Best fifty dollars you ever spent!
Even better, insurance covered it.
How many guys get an insurance check for cost of their courtship (or at least part of it)?
I share your “pain” of owning such a clunker early in life. I had a ’69 VW Beetle that was a pain in the ass from the word GO!! I had similar experiences of pieces falling off (exhaust tubes, lug nuts, etc). Eventually the engine blew up. Talk about a money pit!!
I got wish and replaced with a ’75 Toyota Corolla which was crude, but indestructible.
Never considered an European brand in the remaining five cars I have owned.
Chuck, what do you mean by the engine “blew up?” Curious if you were referring to engine failure, or worse.
Engine dropped a valve in the cylinder which was bashed against the spark plug by the piston. The spark plug was dangling via the spark plug wire down the side of the engine. Sucked up all my spare money just as I was preparing to depart for college.
I had a ’76 Corolla, very similar to yours but with a fastback. It was the worst car I’ve owned. And VWs have treated me exceedingly well. It’s amazing how different owners’ experiences with the same car can vary so much.
Odd coz this was Hollands most favorite car, everybody’d say : If you’d only bought a Kadett, when I had a problem with a Fiat, Autobianchi or a Renault 4.
But the thing was I never was impressed by the Kadett at all, it was simply a non-drivers car and had the roadholding of a pregnant duck (durch expression).
The Fiats and Autobianchi’s were real drivers cars, especially the A112 Autobianchi with its FWD, the Renault 4 was simply brilliant, humble but practical and gave much more comfort then a Citroën 2CV and lots of powerr compared to the 2CV.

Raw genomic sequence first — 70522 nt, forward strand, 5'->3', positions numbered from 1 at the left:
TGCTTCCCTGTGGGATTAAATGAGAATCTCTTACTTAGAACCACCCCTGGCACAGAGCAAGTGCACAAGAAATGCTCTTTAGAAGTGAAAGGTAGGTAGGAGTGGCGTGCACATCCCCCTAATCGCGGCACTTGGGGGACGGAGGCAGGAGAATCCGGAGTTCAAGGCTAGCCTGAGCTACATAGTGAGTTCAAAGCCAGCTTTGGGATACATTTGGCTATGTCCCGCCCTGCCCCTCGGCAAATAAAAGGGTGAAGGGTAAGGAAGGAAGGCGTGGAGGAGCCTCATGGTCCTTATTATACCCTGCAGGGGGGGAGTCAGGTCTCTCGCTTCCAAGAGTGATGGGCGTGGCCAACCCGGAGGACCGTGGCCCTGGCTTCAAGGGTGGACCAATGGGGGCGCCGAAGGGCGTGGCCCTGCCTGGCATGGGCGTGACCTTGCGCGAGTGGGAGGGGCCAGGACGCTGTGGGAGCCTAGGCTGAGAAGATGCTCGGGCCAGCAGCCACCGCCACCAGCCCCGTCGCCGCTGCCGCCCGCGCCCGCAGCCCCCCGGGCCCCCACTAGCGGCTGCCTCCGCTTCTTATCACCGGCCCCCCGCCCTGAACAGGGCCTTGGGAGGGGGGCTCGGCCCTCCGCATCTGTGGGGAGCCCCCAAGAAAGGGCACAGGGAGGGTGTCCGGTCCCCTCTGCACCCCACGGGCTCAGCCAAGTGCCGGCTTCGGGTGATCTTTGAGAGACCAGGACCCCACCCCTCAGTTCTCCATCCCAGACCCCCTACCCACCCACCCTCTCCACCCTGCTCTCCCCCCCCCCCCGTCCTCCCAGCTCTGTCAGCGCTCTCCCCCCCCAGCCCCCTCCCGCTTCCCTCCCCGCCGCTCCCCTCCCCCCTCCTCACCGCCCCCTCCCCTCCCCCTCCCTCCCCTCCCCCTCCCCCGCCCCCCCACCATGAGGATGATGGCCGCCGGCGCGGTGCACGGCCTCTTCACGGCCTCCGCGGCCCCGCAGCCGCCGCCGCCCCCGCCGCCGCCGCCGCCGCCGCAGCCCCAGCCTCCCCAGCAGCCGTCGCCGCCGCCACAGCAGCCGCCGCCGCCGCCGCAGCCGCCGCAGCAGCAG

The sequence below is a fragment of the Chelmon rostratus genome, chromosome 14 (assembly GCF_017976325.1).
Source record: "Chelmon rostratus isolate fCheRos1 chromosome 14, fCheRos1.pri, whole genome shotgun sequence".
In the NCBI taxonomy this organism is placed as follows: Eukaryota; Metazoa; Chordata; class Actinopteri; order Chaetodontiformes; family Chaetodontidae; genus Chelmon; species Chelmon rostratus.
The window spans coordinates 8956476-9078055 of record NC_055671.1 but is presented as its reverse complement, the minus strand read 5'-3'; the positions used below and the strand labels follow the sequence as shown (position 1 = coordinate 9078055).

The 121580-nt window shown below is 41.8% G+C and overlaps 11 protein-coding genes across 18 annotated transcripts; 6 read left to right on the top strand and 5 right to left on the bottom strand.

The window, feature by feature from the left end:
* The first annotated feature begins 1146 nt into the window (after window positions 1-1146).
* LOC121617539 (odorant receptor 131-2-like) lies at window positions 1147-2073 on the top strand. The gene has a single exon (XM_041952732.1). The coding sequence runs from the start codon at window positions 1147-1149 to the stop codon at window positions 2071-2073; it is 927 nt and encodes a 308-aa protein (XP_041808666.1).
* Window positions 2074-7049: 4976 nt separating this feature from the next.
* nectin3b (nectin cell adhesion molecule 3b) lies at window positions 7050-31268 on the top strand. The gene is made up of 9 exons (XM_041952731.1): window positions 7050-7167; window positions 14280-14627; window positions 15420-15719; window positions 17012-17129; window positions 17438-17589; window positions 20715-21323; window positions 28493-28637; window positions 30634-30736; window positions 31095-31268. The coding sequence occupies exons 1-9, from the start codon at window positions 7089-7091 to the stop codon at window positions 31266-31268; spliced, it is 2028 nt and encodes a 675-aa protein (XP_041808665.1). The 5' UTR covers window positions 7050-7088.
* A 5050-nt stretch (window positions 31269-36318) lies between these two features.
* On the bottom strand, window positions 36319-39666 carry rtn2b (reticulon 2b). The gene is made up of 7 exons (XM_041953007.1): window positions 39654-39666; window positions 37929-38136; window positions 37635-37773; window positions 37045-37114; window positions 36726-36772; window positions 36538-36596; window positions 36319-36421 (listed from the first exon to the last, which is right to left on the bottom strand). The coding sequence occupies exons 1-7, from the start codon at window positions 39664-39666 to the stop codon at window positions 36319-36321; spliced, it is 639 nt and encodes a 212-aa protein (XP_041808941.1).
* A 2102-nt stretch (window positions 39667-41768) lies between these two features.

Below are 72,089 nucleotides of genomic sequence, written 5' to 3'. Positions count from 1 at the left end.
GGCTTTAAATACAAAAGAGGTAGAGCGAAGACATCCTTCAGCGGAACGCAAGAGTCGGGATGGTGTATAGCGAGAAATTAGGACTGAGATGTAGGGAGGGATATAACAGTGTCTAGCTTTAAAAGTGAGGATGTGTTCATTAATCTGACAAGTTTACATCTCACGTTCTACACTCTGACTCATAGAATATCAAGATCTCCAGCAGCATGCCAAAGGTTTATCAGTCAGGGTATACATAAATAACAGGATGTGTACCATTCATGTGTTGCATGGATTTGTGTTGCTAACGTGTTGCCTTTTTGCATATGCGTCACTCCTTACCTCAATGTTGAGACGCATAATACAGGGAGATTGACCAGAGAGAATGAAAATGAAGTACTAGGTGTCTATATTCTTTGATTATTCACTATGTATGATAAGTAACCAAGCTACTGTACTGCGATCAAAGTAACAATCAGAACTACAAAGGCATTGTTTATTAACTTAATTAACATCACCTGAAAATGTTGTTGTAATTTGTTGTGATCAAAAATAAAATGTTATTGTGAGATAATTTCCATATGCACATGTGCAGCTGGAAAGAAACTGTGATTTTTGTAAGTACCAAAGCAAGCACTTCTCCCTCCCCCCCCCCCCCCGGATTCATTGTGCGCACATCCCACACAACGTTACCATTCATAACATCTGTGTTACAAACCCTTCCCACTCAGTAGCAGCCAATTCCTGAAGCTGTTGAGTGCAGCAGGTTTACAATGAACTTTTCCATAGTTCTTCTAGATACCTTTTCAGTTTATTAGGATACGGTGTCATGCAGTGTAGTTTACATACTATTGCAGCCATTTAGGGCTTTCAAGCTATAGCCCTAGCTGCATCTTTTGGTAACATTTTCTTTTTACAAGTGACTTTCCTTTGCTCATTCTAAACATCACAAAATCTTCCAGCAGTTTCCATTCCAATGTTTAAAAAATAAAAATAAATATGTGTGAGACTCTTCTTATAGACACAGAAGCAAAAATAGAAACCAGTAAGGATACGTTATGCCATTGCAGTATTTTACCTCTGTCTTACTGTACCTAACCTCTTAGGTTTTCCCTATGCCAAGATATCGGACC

I never owned Europe’s most popular cars like th eKadett or the Beetle, actually I always hated them for being totally bland.
Even a real junkyard ready and destined Peugeot 204 I got for free ( coz I would deliver it to the junkyard) which only braked on its right rear wheel was a better car then those two, at least when it drove, it drove really well !
Braking was a crime ! But it lasted for another two whole months of free motoring !
But that was life back then.
Apparently it’s not just VWs that have problems. I wonder if Euro Fords are just as bad. Never understood the hype around German engineering.
I like Opels though they weren’t big sellers in the UK as Vauxhall didn’t want any in house competition.
My lemon of a lifetime was a fastback Sunbeam Rapier automatic which in the 3 years i owned it went through a battery,alternator,starter motor,indicator switch,3 head gaskets,water pump,radiator an engine rebuild and a rebuilt auto box.Cost £900 sold for £25.It taught me a bit about mechanics and bodywork and compared to some car stories I got off relatively lightly.
Aren’t Opels and Vauxhalls for the last 3 decades pretty much the same models?
Interestingly, in Ireland, the models are Opels rather than Vauxhalls.
They have been but until the late 70s they were different cars.
That story reminds me of my ’82 Olds. One failure after another. I ended up replacing most of the car bit by bit, everything from engine to trunk springs – plus just about everything described above. Except the fire. My car never self-ignited, though there were electric short-out incidents. In my case, the U-joint failure was the last straw for me.
When I saw the first photo I was sure it was one of the many old unfamiliar Japanese cars I see on here so often. Don’t think I’ve ever seen that version of Kadett.
Odd as those cars have been outstanding for me. Oh and only 4 lugs per wheel. My daily driver is a 70 Kadett sedan with the 1.1R motor. Not even an alternator but a generator and drum brakes. About as basic a car you can get, but very fun to drive. It gets tons of attention on the road. Love the A and B series Kadetts
You bring back memories of my Goggomobil TS-250, which had metal straps securing the battery, of all things. When I left them not so tight after a replacement, the positive terminal slid into one of them on a sweeping turn to the left and blew the top of the battery off. The car kept running, but rather roughly, so I pulled into a parking lot, smelling burning rubber, saw flames through the engine vent in the rear fender… and tried to put out the fire with a baseball cap. I’ll post the rest of the story some time…
So I guess Opel´s slogan from the 50s and 60s “Opel – der Zuversässige” did not apply to your little Kadett, huh? 😉